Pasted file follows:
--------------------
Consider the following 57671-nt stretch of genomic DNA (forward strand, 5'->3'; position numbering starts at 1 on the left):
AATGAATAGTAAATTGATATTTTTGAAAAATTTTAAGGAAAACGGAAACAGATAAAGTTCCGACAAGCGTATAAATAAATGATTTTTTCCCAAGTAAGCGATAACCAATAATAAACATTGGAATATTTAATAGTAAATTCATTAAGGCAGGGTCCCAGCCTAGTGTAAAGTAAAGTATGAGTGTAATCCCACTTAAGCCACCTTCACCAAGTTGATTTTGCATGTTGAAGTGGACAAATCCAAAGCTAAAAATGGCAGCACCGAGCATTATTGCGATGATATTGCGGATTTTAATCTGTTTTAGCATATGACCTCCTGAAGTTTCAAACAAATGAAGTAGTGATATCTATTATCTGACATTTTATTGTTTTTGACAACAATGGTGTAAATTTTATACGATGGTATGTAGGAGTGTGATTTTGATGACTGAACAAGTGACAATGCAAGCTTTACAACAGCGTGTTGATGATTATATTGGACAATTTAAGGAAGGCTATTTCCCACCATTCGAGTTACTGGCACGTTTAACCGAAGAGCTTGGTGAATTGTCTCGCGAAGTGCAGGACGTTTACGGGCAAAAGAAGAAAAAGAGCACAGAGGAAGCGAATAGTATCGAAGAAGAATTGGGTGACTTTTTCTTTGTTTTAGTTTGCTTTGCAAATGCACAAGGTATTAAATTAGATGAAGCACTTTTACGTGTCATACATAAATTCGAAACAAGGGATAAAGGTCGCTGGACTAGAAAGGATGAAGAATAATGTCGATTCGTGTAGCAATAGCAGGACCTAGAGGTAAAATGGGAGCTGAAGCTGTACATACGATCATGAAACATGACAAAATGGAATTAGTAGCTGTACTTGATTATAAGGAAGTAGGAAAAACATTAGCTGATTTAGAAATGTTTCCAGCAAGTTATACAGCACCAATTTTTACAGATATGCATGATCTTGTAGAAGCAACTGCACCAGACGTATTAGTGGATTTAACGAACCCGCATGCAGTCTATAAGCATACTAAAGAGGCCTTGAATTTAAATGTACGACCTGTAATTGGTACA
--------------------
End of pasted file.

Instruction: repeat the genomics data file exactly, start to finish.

Consider the following 57671-nt stretch of genomic DNA (forward strand, 5'->3'; position numbering starts at 1 on the left):
AATGAATAGTAAATTGATATTTTTGAAAAATTTTAAGGAAAACGGAAACAGATAAAGTTCCGACAAGCGTATAAATAAATGATTTTTTCCCAAGTAAGCGATAACCAATAATAAACATTGGAATATTTAATAGTAAATTCATTAAGGCAGGGTCCCAGCCTAGTGTAAAGTAAAGTATGAGTGTAATCCCACTTAAGCCACCTTCACCAAGTTGATTTTGCATGTTGAAGTGGACAAATCCAAAGCTAAAAATGGCAGCACCGAGCATTATTGCGATGATATTGCGGATTTTAATCTGTTTTAGCATATGACCTCCTGAAGTTTCAAACAAATGAAGTAGTGATATCTATTATCTGACATTTTATTGTTTTTGACAACAATGGTGTAAATTTTATACGATGGTATGTAGGAGTGTGATTTTGATGACTGAACAAGTGACAATGCAAGCTTTACAACAGCGTGTTGATGATTATATTGGACAATTTAAGGAAGGCTATTTCCCACCATTCGAGTTACTGGCACGTTTAACCGAAGAGCTTGGTGAATTGTCTCGCGAAGTGCAGGACGTTTACGGGCAAAAGAAGAAAAAGAGCACAGAGGAAGCGAATAGTATCGAAGAAGAATTGGGTGACTTTTTCTTTGTTTTAGTTTGCTTTGCAAATGCACAAGGTATTAAATTAGATGAAGCACTTTTACGTGTCATACATAAATTCGAAACAAGGGATAAAGGTCGCTGGACTAGAAAGGATGAAGAATAATGTCGATTCGTGTAGCAATAGCAGGACCTAGAGGTAAAATGGGAGCTGAAGCTGTACATACGATCATGAAACATGACAAAATGGAATTAGTAGCTGTACTTGATTATAAGGAAGTAGGAAAAACATTAGCTGATTTAGAAATGTTTCCAGCAAGTTATACAGCACCAATTTTTACAGATATGCATGATCTTGTAGAAGCAACTGCACCAGACGTATTAGTGGATTTAACGAACCCGCATGCAGTCTATAAGCATACTAAAGAGGCCTTGAATTTAAATGTACGACCTGTAATTGGTACA